When you are younger you get blamed for crimes you never committed and when you're older you begin to get credit for virtues you never possessed. It evens itself out.
Our task must be to free ourselves from this prison by widening our circles of compassion to embrace all living creatures and the whole of nature in its beauty.
No matter how you seem to fatten on a crime, that can never be good for the bee which is bad for the hive.
There are few better measures of the concern a society has for its individual members and its own well being than the way it handles criminals.
On a planet that increasingly resembles one huge Maximum Security prison, the only intelligent choice is to plan a jail break.
The thoughts of a prisoner - they're not free either. They keep returning to the same things.
Taught from infancy that beauty is woman's sceptre, the mind shapes itself to the body, and roaming round its gilt cage, only seeks to adorn its prison.
The uneven impact of actual enforcement measures tends to mirror and reinforce more general patterns of discrimination (along socioeconomic, racial and ethnic, sexual, and perhaps generational lines) within the society. As a consequence, such enforcement (ineffective as it may be in producing conformity) almost certainly reinforces feelings of alienation already prevalent within major segments of the population.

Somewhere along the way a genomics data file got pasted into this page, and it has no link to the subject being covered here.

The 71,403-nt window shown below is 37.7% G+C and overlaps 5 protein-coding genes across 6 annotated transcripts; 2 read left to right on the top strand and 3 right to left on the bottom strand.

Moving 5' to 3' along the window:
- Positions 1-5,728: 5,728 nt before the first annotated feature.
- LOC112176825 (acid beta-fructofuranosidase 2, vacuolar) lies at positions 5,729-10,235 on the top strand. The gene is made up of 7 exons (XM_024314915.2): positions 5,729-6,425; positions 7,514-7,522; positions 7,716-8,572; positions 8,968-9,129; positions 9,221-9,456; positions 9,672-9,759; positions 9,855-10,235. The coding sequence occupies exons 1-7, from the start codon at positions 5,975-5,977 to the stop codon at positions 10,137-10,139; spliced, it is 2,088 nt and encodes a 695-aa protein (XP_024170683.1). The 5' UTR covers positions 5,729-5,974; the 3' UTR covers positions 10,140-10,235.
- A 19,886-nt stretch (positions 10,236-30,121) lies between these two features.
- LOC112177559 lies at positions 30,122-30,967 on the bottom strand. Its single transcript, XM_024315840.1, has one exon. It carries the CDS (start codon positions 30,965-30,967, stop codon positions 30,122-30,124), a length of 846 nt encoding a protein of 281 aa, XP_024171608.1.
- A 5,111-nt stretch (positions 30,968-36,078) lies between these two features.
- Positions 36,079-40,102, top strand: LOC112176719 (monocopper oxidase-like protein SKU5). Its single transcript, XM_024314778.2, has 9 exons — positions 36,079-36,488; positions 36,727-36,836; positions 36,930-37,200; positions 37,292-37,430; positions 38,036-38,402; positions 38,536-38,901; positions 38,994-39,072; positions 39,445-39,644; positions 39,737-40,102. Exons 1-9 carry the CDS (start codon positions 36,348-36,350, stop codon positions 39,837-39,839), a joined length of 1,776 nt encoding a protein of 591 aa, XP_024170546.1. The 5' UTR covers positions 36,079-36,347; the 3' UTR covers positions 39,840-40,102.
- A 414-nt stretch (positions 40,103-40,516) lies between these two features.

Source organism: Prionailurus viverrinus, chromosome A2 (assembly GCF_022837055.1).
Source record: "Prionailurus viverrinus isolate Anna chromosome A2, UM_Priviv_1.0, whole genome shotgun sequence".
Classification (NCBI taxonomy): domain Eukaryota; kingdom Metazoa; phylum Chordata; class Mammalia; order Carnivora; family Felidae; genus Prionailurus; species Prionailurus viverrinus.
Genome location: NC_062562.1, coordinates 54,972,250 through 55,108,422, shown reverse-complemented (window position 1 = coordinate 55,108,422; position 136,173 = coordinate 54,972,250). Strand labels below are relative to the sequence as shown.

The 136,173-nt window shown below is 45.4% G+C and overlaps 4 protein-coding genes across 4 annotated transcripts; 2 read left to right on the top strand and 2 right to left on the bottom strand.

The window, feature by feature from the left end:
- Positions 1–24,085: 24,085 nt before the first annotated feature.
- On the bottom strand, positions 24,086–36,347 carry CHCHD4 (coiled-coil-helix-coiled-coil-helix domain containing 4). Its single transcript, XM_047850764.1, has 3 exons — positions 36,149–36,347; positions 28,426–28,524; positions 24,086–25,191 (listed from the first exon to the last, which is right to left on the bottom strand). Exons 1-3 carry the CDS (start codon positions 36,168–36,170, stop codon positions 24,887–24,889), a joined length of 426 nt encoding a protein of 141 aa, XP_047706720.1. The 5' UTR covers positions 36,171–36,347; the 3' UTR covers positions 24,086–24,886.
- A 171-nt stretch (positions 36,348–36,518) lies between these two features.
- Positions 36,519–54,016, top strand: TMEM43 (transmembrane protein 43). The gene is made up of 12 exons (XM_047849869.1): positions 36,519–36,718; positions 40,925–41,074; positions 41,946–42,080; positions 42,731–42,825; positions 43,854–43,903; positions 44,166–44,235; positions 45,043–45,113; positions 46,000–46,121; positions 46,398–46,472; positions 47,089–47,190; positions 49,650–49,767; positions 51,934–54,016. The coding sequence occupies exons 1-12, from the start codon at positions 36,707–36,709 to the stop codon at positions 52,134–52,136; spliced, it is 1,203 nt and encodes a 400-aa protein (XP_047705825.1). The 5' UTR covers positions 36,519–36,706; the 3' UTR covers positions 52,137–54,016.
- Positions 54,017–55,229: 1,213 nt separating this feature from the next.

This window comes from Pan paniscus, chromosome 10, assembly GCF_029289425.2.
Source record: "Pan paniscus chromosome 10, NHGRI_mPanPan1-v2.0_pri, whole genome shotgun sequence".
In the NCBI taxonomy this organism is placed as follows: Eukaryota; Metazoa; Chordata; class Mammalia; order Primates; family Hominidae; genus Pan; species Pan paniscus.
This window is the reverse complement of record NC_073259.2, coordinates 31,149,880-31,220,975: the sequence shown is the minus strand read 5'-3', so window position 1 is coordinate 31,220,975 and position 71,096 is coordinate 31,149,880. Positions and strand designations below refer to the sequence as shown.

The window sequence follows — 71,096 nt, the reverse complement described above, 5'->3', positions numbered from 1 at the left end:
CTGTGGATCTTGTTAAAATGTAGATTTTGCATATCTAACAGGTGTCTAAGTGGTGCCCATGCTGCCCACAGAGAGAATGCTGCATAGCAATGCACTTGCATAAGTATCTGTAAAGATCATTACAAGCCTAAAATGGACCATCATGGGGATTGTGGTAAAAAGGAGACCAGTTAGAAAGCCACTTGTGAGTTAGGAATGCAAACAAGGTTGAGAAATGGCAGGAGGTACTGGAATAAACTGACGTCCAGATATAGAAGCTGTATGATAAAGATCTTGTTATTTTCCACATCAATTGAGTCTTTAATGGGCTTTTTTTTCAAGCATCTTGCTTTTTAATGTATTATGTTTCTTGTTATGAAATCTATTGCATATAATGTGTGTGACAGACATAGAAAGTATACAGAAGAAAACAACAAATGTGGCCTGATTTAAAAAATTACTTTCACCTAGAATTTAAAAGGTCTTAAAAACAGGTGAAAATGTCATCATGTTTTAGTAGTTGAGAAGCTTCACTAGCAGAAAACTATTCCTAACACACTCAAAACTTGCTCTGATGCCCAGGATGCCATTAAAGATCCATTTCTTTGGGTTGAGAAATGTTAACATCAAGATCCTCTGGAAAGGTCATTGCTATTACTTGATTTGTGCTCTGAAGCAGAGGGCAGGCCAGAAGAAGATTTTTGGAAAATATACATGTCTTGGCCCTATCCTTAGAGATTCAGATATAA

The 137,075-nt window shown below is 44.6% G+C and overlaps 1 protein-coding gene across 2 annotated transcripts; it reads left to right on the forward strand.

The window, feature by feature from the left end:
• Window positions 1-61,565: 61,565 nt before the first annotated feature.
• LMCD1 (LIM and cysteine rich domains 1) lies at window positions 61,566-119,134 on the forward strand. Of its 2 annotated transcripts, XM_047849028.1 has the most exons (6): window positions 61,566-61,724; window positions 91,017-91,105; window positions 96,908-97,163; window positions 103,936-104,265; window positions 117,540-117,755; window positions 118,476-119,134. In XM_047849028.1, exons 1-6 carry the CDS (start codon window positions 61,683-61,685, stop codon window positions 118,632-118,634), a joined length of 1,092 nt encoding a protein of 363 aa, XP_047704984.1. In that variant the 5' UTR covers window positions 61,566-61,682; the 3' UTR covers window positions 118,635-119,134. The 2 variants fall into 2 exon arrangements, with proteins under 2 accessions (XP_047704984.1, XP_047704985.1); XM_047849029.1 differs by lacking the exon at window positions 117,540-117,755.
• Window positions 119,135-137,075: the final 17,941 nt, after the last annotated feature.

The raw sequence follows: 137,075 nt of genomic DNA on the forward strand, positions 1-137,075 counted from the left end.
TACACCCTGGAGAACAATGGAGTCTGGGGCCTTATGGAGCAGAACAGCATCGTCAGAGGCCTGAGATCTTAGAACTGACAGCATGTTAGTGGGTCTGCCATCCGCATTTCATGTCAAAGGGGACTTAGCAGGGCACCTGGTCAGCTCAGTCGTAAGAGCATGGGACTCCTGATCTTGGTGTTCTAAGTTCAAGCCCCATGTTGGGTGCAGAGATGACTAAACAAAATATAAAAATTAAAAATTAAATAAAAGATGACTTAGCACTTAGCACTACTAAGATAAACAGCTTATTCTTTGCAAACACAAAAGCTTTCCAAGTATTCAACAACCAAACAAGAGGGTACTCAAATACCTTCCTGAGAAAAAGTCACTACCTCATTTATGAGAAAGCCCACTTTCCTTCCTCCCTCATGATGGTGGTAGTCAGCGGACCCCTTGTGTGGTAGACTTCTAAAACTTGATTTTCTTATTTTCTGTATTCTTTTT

If it's near dinner-time, the foreman takes out his watch when the jury has retired, and says: "Dear me, gentlemen, ten minutes to five, I declare! I dine at five, gentlemen." "So do I," says everybody else, except two men who ought to have dined at three and seem more than half disposed to stand out in consequence. The foreman smiles, and puts up his watch:--"Well, gentlemen, what do we say, plaintiff or defendant, gentlemen?
Written laws are like spiders' webs, and will, like them, only entangle and hold the poor and weak, while the rich and powerful will easily break through them.
It is better that ten guilty persons escape, than that one innocent suffer.
Three hundred years ago a prisoner condemned to the Tower of London carved on the wall of his cell this sentiment to keep up his spirits during his long imprisonment: “It is not adversity that kills, but the impatience with which we bear adversity.”
I know not whether laws be right, or whether laws be wrong; All that we know who lie in gaol is that the wall is strong; And that each day is like a year, a year whose days are long.
Corporal punishment falls far more heavily than most weighty pecuniary penalty.
It was only when I lay there on the rotting prison straw that I sensed within myself the first stirrings of good. Gradually it was disclosed to me that the line separating good and evil passes not between states nor between social classes nor between political parties, but right through every human heart, through all human hearts. And that is why I turn back to the years of my imprisonment and say, sometimes to the astonishment of those about me, bless you, prison, for having been a part of my life.